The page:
SUGAR Regulatory Administration (SRA) Board Members Roland Beltran, representing the millers, and Emilio Yulo III, representing the planters, allayed concerns of the industry stakeholders amid the plan of the government to liberalize sugar.
“We are making this joint statement to allay the concerns of our sugar farmers, millers, and workers regarding the news that appeared in various newspapers on January 17 that government plans to liberalize sugar because of high sugar prices and restrictive import policy of the SRA. The immediate effect of that news was a further drop in millsite sugar prices at the time we are entering peak milling, heightened the restlessness of sugar producers over the future of their industry, livelihood for their families, and continued employment for sugar workers,” the two officials said.
First, it is not farmgate or millsite prices of sugar that have remained high, but retail prices of sugar, the statement stressed.
According to SRA Price Monitoring reports, domestic raw sugar has gone down from P1,693 per bag in September 2018 to P1,575/bag as of January 6, 2019. “That’s a 6.96 percent drop in roughly three months. Therefore, the high retail prices of refined sugar are not attributable to sugar farmers and millers,” it said.
“Second, not all retail outlets are selling sugar at a high of P60 to P64 pesos per kilo. The prevailing price of refined sugar at the retail level is P50 per kilo. Focus and investigation should be on retail outlets that have kept their prices high when farmgate and prices in other retail stores have gone down already,” the statement said.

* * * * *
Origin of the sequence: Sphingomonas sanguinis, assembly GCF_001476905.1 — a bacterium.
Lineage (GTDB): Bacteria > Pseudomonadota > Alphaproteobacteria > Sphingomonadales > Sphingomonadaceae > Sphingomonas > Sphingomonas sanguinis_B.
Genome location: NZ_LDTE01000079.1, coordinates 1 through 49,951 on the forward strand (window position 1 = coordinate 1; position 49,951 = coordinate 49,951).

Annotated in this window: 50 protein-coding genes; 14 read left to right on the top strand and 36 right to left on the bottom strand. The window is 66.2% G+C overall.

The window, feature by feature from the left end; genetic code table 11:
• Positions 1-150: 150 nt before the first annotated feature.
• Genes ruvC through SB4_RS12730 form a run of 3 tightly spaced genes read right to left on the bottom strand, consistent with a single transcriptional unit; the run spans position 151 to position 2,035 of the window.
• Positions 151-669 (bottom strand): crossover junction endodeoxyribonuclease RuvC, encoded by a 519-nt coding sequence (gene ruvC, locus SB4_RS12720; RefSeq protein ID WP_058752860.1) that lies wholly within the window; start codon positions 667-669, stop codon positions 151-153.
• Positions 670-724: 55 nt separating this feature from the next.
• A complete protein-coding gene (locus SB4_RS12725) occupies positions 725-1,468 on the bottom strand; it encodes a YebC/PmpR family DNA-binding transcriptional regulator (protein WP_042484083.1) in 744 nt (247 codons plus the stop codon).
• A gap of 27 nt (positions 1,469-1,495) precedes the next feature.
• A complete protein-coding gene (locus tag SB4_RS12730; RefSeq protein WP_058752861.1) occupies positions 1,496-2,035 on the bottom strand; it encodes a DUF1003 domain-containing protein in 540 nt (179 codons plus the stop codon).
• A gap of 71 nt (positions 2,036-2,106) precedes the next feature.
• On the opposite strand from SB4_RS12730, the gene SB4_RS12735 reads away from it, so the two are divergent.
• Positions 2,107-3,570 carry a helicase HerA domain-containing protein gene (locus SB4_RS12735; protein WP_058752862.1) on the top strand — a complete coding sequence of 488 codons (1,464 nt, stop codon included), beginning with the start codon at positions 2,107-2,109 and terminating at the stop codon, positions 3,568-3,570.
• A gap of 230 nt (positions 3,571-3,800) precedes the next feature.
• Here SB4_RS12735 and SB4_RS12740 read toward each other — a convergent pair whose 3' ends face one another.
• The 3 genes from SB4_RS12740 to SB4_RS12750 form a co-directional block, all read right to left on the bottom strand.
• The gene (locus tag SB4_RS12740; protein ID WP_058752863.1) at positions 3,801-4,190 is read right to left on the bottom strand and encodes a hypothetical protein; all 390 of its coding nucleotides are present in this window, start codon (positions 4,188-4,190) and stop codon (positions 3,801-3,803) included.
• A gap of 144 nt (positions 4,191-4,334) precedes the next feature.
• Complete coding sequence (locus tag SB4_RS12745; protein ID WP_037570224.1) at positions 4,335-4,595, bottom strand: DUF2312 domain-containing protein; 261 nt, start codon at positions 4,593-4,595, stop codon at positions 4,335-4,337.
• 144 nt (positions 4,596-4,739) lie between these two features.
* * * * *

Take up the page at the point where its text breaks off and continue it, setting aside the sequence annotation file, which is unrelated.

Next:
The statement also said that food exporters are allowed to import sugar subject to monitoring by SRA.
“In 2018, a total of 62,520 metric tons sugar were allocated to food exports/processors. The reason why SRA monitors importations of food exporters/processors is to prevent the leakage of the imported sugar into the domestic market and defraud the government of revenue. Sugar imports of food exporters/processors do not pay the tariff and value-added tax provided it is strictly used in the manufacture of food products for export,” the officials explained.
As for sugar policy, the SRA is mandated by the laws – Executive Order No. 18 and the Sugarcane Industry Development Act – to regulate the supply of sugar in the country, the statement said.
“The SRA, therefore, cannot and has not restricted, but merely regulates imported sugar. In fact, the current SRA has been regarded by producers to being more open to importation than previous administrations. From June to October 2018 – in just five months – SRA has allowed the entry on 486,000 metric tons imported sugar for the domestic market, the highest volume since 2010,” it said.
“And – perhaps to the chagrin of local producers – SRA has eased the process and requirements for registration as international sugar trader, a requirement for importation, in compliance with President Duterte’s Administrative Order No. 13. Additionally, SRA has cleared the entry of more sugar than initially allowed. Under Sugar Order No. 2, Series of 2018-19, it was ordered that 150,000 metric tons should be brought in, but eventually, SRA permitted an additional 136,000 metric tons more – without penalty, for a total of 286,000 metric tons. How can SRA be restrictive when it cleared for entry so much imported sugar in just five months?” it added.
The sugar industry – its farmers, mills, and workers, are partners of government for the government. They provide investment, employment, and revenue in the countryside. It is unfair to subject them to this insecurity, the statement said.